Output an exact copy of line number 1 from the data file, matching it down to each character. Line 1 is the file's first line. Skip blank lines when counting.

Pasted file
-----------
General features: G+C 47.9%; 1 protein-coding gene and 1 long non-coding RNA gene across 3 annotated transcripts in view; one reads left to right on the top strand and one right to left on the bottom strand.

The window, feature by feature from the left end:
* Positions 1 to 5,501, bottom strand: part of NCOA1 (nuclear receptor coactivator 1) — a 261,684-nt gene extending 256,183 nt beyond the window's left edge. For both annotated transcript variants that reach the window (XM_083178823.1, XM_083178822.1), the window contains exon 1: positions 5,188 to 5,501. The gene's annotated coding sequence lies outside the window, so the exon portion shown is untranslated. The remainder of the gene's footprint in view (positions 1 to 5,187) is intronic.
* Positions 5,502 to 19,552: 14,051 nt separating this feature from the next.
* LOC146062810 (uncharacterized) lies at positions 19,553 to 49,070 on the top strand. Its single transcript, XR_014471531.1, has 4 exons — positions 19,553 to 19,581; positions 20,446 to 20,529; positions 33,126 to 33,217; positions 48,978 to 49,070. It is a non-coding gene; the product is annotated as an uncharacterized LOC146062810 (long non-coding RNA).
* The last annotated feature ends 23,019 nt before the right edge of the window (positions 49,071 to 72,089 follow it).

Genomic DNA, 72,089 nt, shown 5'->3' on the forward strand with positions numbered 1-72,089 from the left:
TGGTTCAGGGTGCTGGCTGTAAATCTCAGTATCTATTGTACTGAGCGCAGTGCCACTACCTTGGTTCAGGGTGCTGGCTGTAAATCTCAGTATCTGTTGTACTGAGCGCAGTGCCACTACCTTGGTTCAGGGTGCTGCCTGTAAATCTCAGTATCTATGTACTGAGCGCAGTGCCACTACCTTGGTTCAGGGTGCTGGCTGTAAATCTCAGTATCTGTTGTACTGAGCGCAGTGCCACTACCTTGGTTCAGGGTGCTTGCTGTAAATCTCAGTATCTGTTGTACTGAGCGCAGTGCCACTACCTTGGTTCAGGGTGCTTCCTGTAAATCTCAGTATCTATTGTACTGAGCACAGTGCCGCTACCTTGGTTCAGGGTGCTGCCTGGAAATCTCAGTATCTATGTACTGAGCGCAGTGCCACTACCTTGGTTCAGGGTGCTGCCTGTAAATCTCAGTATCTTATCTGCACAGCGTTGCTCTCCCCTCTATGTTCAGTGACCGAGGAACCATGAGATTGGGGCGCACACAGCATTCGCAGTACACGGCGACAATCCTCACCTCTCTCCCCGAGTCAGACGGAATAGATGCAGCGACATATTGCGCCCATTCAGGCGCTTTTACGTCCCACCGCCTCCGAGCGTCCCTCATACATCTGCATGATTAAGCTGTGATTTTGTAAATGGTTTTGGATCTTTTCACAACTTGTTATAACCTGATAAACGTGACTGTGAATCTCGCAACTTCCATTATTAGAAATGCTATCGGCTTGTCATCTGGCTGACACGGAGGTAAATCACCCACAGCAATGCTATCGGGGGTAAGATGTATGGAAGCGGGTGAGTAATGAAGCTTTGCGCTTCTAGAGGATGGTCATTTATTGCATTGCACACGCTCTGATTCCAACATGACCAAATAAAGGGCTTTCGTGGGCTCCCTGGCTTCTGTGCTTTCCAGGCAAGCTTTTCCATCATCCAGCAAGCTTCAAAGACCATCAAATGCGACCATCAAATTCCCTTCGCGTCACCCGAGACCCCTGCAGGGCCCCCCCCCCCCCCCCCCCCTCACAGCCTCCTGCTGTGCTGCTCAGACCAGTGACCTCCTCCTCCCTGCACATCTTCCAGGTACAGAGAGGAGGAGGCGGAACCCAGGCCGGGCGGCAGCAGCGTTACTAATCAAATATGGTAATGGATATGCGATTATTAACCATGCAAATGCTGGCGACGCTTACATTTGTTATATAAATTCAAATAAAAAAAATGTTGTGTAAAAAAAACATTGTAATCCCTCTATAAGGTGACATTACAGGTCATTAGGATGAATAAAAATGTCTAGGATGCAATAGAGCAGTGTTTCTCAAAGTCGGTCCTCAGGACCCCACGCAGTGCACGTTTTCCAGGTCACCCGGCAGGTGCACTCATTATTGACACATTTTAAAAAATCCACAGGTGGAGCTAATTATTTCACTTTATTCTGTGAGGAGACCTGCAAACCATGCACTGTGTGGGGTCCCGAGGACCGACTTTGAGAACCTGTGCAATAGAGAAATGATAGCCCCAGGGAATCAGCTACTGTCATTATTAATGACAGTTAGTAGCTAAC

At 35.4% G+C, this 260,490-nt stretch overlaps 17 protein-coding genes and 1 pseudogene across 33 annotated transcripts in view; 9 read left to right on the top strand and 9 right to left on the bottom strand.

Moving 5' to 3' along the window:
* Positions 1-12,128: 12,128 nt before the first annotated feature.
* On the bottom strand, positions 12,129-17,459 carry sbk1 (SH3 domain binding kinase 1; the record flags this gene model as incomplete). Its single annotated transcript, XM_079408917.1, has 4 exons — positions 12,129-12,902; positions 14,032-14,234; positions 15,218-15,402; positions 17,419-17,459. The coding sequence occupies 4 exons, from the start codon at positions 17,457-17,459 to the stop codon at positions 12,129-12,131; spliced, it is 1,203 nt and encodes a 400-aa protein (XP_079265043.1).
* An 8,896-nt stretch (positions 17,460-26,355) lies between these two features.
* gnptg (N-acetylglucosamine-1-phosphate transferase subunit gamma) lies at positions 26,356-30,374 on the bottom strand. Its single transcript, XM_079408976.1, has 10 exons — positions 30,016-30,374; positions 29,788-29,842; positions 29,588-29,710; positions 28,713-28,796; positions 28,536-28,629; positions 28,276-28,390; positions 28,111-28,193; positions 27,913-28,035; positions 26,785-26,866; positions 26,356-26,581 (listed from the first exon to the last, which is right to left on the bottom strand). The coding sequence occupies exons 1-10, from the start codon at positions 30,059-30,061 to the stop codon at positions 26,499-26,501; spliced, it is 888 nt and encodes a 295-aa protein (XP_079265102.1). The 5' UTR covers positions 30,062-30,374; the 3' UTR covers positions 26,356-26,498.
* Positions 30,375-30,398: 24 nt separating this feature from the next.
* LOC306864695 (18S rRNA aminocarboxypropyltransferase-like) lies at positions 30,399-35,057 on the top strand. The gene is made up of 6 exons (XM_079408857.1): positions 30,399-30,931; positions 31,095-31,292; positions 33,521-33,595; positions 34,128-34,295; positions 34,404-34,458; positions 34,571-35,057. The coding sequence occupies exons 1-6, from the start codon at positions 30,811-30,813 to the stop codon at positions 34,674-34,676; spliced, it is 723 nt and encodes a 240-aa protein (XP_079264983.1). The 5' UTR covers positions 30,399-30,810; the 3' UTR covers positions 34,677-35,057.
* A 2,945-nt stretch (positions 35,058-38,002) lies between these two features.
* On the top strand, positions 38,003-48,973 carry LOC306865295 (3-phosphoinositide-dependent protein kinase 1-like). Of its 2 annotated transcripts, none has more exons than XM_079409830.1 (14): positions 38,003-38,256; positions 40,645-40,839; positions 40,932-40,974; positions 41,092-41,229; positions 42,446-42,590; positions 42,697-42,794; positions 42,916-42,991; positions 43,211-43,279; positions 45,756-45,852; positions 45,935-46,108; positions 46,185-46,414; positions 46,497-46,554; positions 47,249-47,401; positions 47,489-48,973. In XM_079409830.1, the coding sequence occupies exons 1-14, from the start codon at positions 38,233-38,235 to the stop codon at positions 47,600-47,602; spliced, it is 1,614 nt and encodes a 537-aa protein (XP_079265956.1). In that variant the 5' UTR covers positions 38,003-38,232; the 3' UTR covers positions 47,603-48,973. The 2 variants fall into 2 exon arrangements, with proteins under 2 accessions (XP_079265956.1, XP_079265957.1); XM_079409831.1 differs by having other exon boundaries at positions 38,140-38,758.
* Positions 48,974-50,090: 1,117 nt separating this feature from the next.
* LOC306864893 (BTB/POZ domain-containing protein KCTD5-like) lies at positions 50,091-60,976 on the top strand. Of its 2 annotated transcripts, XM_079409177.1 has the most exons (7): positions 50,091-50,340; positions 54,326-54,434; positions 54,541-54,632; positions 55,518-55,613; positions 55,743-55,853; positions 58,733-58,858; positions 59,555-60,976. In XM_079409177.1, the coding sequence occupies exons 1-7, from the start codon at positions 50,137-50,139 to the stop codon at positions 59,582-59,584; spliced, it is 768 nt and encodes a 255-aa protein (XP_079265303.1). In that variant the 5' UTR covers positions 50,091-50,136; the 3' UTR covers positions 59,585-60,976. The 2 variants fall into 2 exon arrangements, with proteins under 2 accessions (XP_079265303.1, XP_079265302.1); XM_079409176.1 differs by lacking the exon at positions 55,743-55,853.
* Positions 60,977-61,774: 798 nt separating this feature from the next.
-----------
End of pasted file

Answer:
General features: G+C 47.9%; 1 protein-coding gene and 1 long non-coding RNA gene across 3 annotated transcripts in view; one reads left to right on the top strand and one right to left on the bottom strand.